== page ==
African leaders have been presented with a stark choice. Israel waits in vain for a peace partner willing to negotiate without preconditions for the long sought goal of two states for two peoples. The Jewish state looks to Africa as a continent where it can share its pro-growth, innovative, high tech economic experience that can make a genuine difference in the lives of millions. Meanwhile, Abbas' alliance with al-Bashir is nothing short of an embarrassment, a moral and practical dead-end, that reinforces the old line about never failing to miss an opportunity.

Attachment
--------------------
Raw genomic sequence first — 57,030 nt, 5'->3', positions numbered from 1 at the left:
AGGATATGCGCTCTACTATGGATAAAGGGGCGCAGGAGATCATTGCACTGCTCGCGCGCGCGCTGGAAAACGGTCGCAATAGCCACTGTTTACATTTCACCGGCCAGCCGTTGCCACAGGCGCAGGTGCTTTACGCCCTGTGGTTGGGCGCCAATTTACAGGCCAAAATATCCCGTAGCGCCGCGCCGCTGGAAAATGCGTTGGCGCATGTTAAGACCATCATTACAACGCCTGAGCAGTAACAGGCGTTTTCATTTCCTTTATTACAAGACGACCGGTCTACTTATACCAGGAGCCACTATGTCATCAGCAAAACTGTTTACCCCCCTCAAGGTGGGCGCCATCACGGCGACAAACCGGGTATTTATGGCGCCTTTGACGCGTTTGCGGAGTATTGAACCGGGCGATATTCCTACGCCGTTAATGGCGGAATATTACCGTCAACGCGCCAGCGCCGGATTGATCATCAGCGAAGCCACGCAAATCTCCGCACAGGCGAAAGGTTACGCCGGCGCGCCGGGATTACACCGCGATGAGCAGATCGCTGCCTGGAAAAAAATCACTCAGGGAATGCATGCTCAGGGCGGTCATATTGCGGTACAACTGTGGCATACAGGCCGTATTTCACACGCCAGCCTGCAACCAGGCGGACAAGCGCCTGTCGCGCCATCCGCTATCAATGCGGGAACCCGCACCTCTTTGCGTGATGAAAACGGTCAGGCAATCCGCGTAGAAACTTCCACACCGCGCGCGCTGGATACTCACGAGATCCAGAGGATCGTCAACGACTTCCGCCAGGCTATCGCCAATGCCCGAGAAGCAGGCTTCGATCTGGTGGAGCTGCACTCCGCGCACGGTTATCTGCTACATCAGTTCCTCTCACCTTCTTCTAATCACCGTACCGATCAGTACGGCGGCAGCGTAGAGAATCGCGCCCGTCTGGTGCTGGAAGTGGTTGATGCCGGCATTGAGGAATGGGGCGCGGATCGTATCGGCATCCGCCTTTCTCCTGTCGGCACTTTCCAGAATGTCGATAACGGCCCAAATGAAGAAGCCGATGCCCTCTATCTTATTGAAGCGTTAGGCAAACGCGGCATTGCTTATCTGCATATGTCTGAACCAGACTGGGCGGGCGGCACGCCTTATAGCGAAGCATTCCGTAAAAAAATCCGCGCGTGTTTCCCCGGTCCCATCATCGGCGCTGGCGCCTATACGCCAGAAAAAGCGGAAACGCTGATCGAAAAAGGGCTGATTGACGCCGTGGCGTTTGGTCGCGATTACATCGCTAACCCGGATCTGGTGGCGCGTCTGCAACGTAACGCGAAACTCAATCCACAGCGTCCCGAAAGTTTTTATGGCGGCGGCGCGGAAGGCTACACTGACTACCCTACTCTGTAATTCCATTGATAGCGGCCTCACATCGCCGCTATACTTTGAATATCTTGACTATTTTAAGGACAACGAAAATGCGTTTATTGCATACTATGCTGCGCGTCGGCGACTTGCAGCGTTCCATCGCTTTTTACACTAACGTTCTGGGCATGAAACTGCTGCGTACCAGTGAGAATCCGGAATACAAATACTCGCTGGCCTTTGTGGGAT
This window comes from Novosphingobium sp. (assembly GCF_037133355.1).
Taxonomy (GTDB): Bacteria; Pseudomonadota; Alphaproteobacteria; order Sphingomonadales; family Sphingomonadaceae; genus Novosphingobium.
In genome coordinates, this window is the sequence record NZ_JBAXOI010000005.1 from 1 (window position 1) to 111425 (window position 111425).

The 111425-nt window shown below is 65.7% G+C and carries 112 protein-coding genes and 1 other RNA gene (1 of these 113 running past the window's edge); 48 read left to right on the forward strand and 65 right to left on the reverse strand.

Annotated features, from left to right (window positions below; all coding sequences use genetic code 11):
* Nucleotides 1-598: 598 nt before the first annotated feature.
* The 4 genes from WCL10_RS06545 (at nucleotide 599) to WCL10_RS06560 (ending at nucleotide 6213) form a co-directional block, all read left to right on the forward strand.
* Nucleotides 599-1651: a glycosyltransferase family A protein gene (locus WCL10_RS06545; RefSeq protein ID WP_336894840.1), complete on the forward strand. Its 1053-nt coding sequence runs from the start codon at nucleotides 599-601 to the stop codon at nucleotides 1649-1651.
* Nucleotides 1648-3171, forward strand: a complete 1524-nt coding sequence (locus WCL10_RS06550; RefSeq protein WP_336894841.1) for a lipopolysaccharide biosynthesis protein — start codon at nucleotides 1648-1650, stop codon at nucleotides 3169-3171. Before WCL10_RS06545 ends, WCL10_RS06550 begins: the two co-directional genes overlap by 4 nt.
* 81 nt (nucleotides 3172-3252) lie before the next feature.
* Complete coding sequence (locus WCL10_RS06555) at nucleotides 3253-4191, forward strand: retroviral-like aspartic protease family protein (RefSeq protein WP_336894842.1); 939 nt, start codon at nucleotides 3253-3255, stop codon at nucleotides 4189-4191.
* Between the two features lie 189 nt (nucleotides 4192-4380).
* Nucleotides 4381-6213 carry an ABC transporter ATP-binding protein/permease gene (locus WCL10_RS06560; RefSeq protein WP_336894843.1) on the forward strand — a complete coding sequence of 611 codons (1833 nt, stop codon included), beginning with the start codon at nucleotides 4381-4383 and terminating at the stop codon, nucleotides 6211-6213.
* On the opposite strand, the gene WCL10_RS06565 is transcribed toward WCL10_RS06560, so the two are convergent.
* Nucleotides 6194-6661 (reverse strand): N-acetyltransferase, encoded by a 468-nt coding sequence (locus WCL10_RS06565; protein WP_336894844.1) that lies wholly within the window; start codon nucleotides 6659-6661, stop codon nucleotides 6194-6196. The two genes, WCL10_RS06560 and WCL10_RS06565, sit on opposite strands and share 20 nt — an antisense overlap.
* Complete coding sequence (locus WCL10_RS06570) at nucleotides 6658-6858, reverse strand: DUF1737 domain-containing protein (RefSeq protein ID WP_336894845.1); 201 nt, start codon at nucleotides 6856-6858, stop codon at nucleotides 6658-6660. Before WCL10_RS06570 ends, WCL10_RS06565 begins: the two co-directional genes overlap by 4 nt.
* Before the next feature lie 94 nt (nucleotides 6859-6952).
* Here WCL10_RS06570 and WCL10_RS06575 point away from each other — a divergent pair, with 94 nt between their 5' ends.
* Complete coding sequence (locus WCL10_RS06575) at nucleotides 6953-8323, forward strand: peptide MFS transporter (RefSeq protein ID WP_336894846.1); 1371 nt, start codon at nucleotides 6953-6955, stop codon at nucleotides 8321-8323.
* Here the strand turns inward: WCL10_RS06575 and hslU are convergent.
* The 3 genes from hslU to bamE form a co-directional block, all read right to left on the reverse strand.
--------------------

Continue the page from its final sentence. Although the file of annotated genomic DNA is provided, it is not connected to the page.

As a general rule, it is a mistake in politics to speculate on the motives of others. But it is difficult to avoid asking serious questions following the recent back-to-back visits to Africa by Israeli Prime Minister Benjamin Netanyahu and Palestinian President Mahmoud Abbas. The questions ultimately go to African leaders who must answer not so much to foreign leaders, but to millions of their own citizens. First, though, some background. Decades ago, Israel had friendly and productive ties to dozens of sub-Saharan countries. Bilateral trade and commercial relations, in both the public and private sectors, proliferated throughout much of the continent. It came to a crashing halt under the pressure of the 1970's-era oil embargo and related blackballing of the Jewish state by Middle East oil-producers. What the Arab nations failed to achieve through war in 1967 -- the openly stated goal of destroying and eliminating Israel -- they hoped to accomplish via economic and diplomatic isolation. With the passage of time, though, as Israel has thrived and the Arab world remains mired in poverty and despotism, many African leaders have begun to question the wisdom of old policies that have done nothing to improve the lives of their people. The one-way deal -- in which Africa has been expected to fall in line with those who vilify and denigrate Israel, while at the same time sustaining terrorist attacks by Islamists against innocent African citizens -- appears to be coming to an end. When Prime Minister Netanyahu met with seven African heads of state, it signaled the turning of the page. It represents the acknowledgment that today's leaders no longer are willing to engage in empty rhetoric and symbolism. A changing, more democratic Africa now expects its leaders to create an environment that can lead to a higher standard of living and quality of life enjoyed by much of the northern hemisphere. The high tech economy that defines Israel today is an attractive model for many African countries, and they want to begin traveling down that road. Israeli know-how in revolutionizing agricultural output, advanced medical care and security technology is only the beginning of the conversation launched by the Netanyahu visit. Just days later, President Abbas arrived hastily to try to blunt the economic development ideas of visionary Africans. His immediate goal seems to be to gain support for Palestinian efforts to internationalize the conflict with Israel, especially in the context of a French proposal that gives the Palestinian President another excuse to avoid direct, face-to-face negotiations with Israel. Sadly, Abbas' motives and tactics are ripe for questioning after his trip to Africa was focused on strengthening ties with Sudan. Upon arrival in Khartoum, the Palestinian President embraced the genocidal Sudanese leader Omar al Bashir, wanted by the International Criminal Court for war crimes in Darfur. This is the leader Abbas chose as his partner with whom "to develop a strategy for the African continent." African leaders have been presented with a stark choice. Israel waits in vain for a peace partner willing to negotiate without preconditions for the long sought goal of two states for two peoples. The Jewish state looks to Africa as a continent where it can share its pro-growth, innovative, high tech economic experience that can make a genuine difference in the lives of millions. Meanwhile, Abbas' alliance with al-Bashir is nothing short of an embarrassment, a moral and practical dead-end, that reinforces the old line about never failing to miss an opportunity. Advocating for a peaceful resolution to the Israeli-Palestinian conflict remains a very important, albeit frustrating, endeavor. But African leaders sensitive to the needs of their own people and the universal demand for greater prosperity are growing tired of sacrificing the benefits of economic development at home. They should be appalled to witness the Palestinian President renew his friendship with an African strongman with more blood on his hands than anyone else on the continent. A good place to give voice to their evolution in thinking about the conflict will come at the annual UN General Assembly meetings in New York next month. Typically, it has been an Israel bashing forum, but the world will take notice if African leaders summon the courage to speak honestly about how and why they have come to see Israel in a new light. If all politics is local, Africans leaders will choose the path to a brighter future for their children, one that holds the promise of greater opportunity, empowerment and a better quality of life. It's time to grasp Israel's outstretched hand.